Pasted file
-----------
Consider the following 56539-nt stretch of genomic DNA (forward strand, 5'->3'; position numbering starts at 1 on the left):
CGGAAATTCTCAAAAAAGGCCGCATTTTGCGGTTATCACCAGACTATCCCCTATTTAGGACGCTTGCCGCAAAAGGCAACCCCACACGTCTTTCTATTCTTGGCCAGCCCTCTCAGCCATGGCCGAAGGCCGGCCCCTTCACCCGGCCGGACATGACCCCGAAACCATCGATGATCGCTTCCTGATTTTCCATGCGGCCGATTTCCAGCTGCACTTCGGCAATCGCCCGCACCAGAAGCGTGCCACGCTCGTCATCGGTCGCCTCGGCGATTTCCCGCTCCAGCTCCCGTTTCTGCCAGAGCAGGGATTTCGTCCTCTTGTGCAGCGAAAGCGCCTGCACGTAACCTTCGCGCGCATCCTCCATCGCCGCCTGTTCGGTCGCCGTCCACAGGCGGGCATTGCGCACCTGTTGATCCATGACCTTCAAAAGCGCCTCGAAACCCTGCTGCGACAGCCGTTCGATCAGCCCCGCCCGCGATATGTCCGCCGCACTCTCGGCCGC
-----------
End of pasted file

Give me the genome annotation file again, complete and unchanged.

Consider the following 56539-nt stretch of genomic DNA (forward strand, 5'->3'; position numbering starts at 1 on the left):
CGGAAATTCTCAAAAAAGGCCGCATTTTGCGGTTATCACCAGACTATCCCCTATTTAGGACGCTTGCCGCAAAAGGCAACCCCACACGTCTTTCTATTCTTGGCCAGCCCTCTCAGCCATGGCCGAAGGCCGGCCCCTTCACCCGGCCGGACATGACCCCGAAACCATCGATGATCGCTTCCTGATTTTCCATGCGGCCGATTTCCAGCTGCACTTCGGCAATCGCCCGCACCAGAAGCGTGCCACGCTCGTCATCGGTCGCCTCGGCGATTTCCCGCTCCAGCTCCCGTTTCTGCCAGAGCAGGGATTTCGTCCTCTTGTGCAGCGAAAGCGCCTGCACGTAACCTTCGCGCGCATCCTCCATCGCCGCCTGTTCGGTCGCCGTCCACAGGCGGGCATTGCGCACCTGTTGATCCATGACCTTCAAAAGCGCCTCGAAACCCTGCTGCGACAGCCGTTCGATCAGCCCCGCCCGCGATATGTCCGCCGCACTCTCGGCCGC